budget reflects our demands to fully fund restorative justice, provide funding to expand social and emotional support and to divest from school policing by rejecting any new school safety agent hires.”
“Young people need the wraparound services provided by Community Schools this year more than ever. Community schools disrupt the oppressive patterns of systemic racism that perpetuate de-prioritization and underinvestment in economically distressed communities. They level the playing field so that all children in NYC can have a better chance to thrive and succeed. We are thrilled to see such
a historic investment in community schools being made by NYC, and the Coalition for Community Schools Excellence is urging sustainability and sufficient funding of the initiative now and going forward to support the expansion,” said Terrence Winston from Coalition for Community
"Although NYC and NYS are rapidly reopening; many NYC students and their families are still
experiencing lack of support and services resulting from the COVID 19 pandemic We appreciate the NYS legislators voting to fully fund 100% NYC schools and the federal stimulus for the DOE but the real investments are not in their plan: CRE, Language Justice, Restorative Justice, Community Schools,
Social Workers, Family and Community Engagement and Healing Centered Schools.
Now is the time Leave no gap unaddressed,” said Amy Tsai, New Settlement's Parent Action Committee.
"With the DOE receiving $7 billion in federal COVID-19 relief funding, the Mayor and City Council must deliver on a budget that invests in effective academic and social-emotional support, including specialized support for students with disabilities, English Language Learners, and students who are homeless, in foster care, or in juvenile detention who were among the students hardest hit
by the educational disruption of the past 15 months,” said Randi Levine, Policy Director, Advocates for Children of New York.
“Budgets are a reflection of values. Right now the city is signaling that they value policing over the wellbeing of our students,” said Kate McDonough, Director Dignity in Schools Campaign NY. “We have the money, now is the time to fully fund restorative justice, expand social and emotional support and to create police free schools.”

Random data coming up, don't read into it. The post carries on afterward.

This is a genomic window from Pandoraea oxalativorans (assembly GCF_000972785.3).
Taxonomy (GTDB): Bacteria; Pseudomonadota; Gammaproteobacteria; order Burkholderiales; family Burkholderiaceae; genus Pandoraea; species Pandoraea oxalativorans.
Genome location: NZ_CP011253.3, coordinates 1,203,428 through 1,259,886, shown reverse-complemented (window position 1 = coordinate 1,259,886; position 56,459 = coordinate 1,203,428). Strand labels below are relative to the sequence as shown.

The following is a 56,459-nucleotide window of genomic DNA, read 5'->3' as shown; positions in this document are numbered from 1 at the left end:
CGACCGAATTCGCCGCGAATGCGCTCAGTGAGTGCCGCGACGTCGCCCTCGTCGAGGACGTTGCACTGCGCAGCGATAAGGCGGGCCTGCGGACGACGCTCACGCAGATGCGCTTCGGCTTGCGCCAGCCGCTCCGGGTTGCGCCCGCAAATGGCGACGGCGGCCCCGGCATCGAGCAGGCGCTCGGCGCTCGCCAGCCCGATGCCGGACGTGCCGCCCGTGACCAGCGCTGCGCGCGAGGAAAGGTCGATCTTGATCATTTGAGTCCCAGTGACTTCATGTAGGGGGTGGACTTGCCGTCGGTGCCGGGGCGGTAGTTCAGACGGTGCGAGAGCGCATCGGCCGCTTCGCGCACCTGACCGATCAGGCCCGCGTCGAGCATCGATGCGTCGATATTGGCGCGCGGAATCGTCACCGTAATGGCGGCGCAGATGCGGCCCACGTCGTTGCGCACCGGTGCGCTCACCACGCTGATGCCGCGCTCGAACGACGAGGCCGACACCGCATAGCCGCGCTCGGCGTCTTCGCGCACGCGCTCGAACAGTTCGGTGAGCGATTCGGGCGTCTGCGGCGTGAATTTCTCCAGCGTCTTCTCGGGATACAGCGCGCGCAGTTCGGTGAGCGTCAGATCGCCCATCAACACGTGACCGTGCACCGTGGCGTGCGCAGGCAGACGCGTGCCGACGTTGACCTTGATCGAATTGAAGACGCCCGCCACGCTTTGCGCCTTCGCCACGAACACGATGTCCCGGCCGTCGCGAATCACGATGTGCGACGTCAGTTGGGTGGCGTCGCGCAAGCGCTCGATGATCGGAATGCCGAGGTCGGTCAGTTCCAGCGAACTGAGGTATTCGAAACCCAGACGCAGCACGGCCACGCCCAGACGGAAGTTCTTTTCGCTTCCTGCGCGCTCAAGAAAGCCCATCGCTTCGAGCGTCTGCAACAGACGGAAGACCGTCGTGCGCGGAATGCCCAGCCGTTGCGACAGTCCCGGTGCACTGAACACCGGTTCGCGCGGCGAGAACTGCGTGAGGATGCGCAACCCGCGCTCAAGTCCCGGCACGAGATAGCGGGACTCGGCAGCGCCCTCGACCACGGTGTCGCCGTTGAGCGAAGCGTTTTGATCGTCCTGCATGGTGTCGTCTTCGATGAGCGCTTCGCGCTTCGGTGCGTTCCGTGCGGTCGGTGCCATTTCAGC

“Budgets reflect priorities and values. This year’s budget must prioritize the needs of ELLs, students in temporary housing, and students with disabilities, who have long not been prioritized, but even more so in the past 18 months. What do they need? Smaller classes, culturally responsive leadership, pedagogy, and curriculum, tech equity and truly safe, healing centered school spaces. All students will benefit from being known by teachers, having their schools be humane, and their cultures and their friends' cultures included in their school experience. We shouldn’t have to ask for what is logically what the budget should be about. If you truly listen to Black, Latinx and immigrant families, families with students with disabilities, you will KNOW what we need to see in the budget,” said Dr. Kaliris Salas, steering committee member PRESS NYC and president of CEC4.
“When it considers the DOE budget, we challenge the city to center children’s needs first. Children need the services provided by social workers, nurses, librarians. They need access to technology and well ventilated buildings; curriculum that sustains and motivates; approaches to teaching and learning that stimulate curiosity, collaboration, and exploration. Standardized testing, whether high-stakes or “dipstick,” does not center children’s needs in these ways, and yet the existing budget proposal would squander nearly half a billion dollars for standardized “assessments.” If educators are to truly and holistically determine their students’ needs, they must cultivate trusting relationships--cue smaller class sizes--and be free to draw on their professional expertise. Spending hundreds of millions to dole out Scantron sheets or to park students in front of computers where they follow the prompts of generic and, too often, shoddy software programs may help bureaucrats populate spreadsheets, but does little for the advancement of individual children,” said Kemala Karmen, parent, co-founder NYC Opt Out.
We all demand budget justice, as we fight for our city!